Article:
"The presence of heavy metals at above acceptable limits and the unusually high concentration of ions make the substance toxic. Therefore, if these substances were to infiltrate the underground water or aquifer, it would have serious environmental and health implications," says one of the reports.
The draft report's authors write: "The authoritarian attitude with which the Mexican state wished to control social dissent created a spiral of violence which... led it to commit crimes against humanity, including genocide."
They say they base their findings partly on declassified military, police and interior ministry documents and list for the first time the names of officers allegedly involved in the abuses.The report says that units detained or summarily executed men and boys in villages suspected of links to rebel leader Lucio Cabanas.
Detainees were forced to drink gasoline and tortured with beatings and electric shocks, it says.
Bodies of dozens of leftists were dumped in the Pacific Ocean during helicopter "death flights" from military bases in Acapulco and elsewhere.
President Fox established an office in 2002 to probe possible human rights violations under Presidents Diaz Ordaz (1964-70), Echeverria (1970-76) and Lopez Portillo (1976-82). The office presented the report last December to the special prosecutor investigating past abuses, Ignacio Carrillo Prieto, but he refused to release it, saying that it places too much blame on the military and understates the abuses committed by the rebels. He says a revised version will be published soon.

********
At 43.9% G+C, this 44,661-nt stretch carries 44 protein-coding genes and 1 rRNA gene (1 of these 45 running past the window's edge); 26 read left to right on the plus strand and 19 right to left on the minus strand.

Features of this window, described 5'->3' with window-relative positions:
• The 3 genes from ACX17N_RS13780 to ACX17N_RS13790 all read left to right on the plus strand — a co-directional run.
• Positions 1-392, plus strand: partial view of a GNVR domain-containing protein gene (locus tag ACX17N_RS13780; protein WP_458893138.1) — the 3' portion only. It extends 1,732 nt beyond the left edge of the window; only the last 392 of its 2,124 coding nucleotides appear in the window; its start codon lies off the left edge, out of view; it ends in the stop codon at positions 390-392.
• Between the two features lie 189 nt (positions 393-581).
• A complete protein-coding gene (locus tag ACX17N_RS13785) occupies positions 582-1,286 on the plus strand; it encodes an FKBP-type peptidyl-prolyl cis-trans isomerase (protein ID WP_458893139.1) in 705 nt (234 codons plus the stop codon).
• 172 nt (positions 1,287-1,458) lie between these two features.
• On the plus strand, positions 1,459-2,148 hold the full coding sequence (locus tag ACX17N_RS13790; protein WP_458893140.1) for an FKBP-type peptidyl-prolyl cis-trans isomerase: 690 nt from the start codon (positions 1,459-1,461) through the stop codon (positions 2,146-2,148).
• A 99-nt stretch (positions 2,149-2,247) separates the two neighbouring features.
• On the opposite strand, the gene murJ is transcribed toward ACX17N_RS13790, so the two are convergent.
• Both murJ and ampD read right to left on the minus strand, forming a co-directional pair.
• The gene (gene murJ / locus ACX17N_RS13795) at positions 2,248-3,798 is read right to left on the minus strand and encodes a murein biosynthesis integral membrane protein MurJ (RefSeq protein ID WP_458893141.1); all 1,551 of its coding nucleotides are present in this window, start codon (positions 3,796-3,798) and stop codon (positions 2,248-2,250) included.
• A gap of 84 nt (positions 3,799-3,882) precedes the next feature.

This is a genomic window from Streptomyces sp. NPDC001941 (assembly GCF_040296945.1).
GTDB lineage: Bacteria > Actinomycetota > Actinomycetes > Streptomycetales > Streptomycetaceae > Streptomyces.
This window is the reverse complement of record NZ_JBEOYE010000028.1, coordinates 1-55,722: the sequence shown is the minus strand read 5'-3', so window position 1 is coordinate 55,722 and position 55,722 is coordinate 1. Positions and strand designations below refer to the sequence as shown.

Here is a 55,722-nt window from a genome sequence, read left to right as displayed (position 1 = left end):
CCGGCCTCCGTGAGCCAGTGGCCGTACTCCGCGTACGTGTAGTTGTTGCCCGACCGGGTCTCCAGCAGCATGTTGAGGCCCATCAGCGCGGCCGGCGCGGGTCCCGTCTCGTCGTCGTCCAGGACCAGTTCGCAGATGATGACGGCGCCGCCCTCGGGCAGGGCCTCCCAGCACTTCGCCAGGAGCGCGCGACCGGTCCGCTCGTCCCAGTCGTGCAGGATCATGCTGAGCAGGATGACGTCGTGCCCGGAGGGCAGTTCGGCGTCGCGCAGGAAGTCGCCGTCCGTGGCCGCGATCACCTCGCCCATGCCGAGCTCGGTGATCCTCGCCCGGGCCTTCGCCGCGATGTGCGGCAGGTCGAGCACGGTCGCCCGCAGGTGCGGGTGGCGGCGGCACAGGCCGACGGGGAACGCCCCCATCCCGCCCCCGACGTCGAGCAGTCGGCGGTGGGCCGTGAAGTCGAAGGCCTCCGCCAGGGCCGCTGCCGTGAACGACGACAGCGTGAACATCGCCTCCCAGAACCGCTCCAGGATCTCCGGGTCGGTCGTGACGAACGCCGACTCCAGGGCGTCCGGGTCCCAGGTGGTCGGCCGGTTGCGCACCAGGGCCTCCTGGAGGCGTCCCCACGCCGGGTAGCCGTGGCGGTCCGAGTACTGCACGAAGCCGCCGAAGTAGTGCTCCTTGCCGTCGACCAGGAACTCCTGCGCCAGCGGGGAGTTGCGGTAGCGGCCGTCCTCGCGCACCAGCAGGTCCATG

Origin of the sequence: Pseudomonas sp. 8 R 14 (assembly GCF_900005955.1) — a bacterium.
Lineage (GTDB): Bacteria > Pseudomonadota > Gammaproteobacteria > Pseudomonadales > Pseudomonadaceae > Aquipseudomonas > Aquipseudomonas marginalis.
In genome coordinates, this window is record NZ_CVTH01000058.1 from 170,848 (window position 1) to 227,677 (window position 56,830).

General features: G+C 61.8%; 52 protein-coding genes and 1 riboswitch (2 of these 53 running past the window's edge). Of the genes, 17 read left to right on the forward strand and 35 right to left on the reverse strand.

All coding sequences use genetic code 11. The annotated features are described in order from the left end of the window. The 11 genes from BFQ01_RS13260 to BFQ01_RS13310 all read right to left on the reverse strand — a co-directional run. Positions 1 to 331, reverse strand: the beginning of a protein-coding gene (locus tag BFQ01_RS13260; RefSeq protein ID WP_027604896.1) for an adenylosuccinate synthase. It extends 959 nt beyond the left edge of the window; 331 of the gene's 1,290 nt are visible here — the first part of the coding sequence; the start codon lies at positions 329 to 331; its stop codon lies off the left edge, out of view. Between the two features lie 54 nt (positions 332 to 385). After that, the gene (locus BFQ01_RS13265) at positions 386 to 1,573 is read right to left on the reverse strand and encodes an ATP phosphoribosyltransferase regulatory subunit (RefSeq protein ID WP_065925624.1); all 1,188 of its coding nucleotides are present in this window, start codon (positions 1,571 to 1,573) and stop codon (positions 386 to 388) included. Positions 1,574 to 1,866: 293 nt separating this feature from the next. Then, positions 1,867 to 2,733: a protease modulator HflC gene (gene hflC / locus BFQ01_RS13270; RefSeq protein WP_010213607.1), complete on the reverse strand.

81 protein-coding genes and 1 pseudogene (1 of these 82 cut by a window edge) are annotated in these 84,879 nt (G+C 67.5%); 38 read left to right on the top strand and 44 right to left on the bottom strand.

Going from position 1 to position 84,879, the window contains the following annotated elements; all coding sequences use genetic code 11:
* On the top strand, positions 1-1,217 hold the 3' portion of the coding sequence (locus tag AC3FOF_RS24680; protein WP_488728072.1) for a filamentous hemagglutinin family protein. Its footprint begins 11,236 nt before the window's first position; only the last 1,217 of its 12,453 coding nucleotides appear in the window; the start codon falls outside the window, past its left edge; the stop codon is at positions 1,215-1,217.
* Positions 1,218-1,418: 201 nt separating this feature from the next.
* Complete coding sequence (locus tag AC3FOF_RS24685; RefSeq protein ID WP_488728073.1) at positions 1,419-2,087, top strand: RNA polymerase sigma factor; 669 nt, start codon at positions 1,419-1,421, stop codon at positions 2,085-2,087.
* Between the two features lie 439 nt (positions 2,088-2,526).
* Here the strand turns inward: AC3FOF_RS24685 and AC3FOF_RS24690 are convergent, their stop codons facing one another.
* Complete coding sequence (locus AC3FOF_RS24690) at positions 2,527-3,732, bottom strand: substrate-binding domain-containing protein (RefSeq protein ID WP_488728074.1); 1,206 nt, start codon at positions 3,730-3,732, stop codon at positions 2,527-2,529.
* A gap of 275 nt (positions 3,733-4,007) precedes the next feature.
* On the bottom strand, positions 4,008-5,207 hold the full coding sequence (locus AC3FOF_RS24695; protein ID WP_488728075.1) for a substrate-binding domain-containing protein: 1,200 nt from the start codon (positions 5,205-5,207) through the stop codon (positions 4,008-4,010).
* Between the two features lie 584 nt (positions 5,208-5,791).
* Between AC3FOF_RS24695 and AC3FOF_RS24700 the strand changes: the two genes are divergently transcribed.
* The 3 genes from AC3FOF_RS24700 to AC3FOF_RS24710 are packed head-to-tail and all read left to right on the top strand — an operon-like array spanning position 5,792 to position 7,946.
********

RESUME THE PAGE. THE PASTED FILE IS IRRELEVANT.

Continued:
Human-rights groups in Mexico have criticized Carillo's refusal to make the report public. That criticism certainly has merit, but Carillo has taken his job seriously, doggedly pursuing charges againt Echeverria for his involvement in the worst abuses of the Dirty War. Carrillo initially brought charges against Echeverria for ordering the Falcons, a paramilitary force allegedly created by his political party, to massacre students in June, 1971 -- an event known as the "Corpus Christi massacre." Those charges were thrown out by the Mexican Supreme Court, which held that the 30-year statute of limitations for the charges had expired.
Carrillo then charged Echeverria with genocide -- a crime not subject to the 30-year limit -- in connection with an earlier massacre of students in 1968, days before the Olympic Games opened in Mexico City. As many as 300 people might have died when government agents hidden among regular soldiers opened fire on the students. A judge dismissed the charge last September, ruling that the massacre could not amount to genocide. Carrillo has appealed the judge's decision.
The leaked report is available at the invaluable National Security Archive, here.